We are just human. We make mistakes because we don’t know what will happen next. Sometimes we think certain things will happen, but it doesn’t. We assume that the person we love will come back, but they don’t. However, it’s fine if we think that way and it doesn’t work out.
Ricky Van Shelton emphasized that we have the right to be wrong in his song “Don’t We All Have the Right.” The single is not only about freedom, but also love is part of its theme. In the song, the narrator and his lover had a fight. They normally do it all the time. Therefore, the man assumes that his lover will leave for a while and come back. However, this time she was finally gone. He realized that he was wrong to think she will forgive him again and return. Now he is left alone and heartbroken.
I thought she'd
Come back again
Don't we all
Have the right
To be wrong
Roger Miller wrote the song “Don’t We All Have the Right” and recorded it in 1970. Miller wasn’t able to chart the song. When Ricky recorded the song, he achieved his third number one on the Billboard country chart with it. In addition, it also became number one on the Canadian chart. Ricky included the single on his first studio album Wild-Eyed Dream.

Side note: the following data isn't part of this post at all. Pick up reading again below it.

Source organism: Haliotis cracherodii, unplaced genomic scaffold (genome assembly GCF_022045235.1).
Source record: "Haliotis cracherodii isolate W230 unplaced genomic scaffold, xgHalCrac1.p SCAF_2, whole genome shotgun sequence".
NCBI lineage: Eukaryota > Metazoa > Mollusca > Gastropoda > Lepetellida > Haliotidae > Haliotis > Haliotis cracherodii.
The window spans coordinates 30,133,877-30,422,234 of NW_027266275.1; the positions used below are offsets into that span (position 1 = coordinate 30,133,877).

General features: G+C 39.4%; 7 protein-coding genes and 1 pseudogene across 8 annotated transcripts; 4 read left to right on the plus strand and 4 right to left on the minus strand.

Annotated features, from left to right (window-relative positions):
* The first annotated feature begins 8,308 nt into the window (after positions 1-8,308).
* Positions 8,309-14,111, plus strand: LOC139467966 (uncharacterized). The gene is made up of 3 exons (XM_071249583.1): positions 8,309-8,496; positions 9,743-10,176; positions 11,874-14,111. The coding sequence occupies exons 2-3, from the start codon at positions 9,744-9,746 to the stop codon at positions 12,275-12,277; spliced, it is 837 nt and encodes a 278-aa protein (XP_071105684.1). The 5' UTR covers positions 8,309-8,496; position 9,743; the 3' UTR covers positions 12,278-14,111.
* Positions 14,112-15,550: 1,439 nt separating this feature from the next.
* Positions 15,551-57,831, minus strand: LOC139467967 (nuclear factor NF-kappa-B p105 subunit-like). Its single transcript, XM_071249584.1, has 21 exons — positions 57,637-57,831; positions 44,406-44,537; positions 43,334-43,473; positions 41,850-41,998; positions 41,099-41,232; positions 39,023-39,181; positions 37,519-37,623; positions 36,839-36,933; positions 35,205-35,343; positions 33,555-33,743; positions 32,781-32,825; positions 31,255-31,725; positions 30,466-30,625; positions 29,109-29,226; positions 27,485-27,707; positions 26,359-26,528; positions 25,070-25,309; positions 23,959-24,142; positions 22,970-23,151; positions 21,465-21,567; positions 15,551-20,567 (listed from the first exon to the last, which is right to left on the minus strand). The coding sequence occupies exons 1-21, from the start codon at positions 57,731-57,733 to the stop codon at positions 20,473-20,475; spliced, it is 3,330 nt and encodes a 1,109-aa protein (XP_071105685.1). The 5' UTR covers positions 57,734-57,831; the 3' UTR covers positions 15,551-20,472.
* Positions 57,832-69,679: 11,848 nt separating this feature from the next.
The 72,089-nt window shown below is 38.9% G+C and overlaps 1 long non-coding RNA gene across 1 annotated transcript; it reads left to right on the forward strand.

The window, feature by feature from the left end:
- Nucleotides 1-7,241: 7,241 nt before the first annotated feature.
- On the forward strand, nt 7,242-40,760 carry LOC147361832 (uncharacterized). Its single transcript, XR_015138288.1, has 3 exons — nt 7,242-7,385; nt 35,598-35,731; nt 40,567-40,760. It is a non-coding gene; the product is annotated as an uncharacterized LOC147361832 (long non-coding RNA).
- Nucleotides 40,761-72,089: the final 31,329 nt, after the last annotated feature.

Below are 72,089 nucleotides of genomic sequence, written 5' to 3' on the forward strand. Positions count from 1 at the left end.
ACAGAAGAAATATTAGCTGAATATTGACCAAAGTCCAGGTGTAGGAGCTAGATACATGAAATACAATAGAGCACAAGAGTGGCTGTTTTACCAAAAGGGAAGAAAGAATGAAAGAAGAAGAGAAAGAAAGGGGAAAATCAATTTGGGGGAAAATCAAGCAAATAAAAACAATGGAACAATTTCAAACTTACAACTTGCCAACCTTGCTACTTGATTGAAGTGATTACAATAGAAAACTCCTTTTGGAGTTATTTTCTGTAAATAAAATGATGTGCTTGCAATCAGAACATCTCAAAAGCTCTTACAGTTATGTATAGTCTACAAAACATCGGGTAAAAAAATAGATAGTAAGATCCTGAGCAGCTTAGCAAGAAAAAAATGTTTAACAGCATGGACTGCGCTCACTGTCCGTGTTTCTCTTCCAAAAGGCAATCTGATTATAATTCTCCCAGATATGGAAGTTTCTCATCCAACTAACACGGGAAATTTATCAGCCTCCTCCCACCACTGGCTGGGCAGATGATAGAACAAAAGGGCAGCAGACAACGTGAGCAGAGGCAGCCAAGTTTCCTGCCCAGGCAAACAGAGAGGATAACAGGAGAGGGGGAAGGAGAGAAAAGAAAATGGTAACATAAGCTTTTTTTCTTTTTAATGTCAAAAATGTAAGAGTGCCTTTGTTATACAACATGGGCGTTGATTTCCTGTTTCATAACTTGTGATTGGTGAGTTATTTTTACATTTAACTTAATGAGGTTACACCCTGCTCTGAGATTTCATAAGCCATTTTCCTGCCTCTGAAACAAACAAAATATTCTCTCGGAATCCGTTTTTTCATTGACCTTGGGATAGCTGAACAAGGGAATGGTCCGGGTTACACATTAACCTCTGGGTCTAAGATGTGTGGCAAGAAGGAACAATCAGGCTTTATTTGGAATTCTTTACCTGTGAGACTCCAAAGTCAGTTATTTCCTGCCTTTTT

Wild-Eyed Dream became his first number one album on the chart. It was Platinum-certified in Canada and the US. Ricky recorded the songs on this album in 1986 and released it in 1987. Furthermore, he recorded songs from other artists, such as Merle Haggard’s “Working Man’s Blues,” Mel Tillis’ “Life Turned Her That Way,” Buck Owens’ “I Don’t Care,” and more.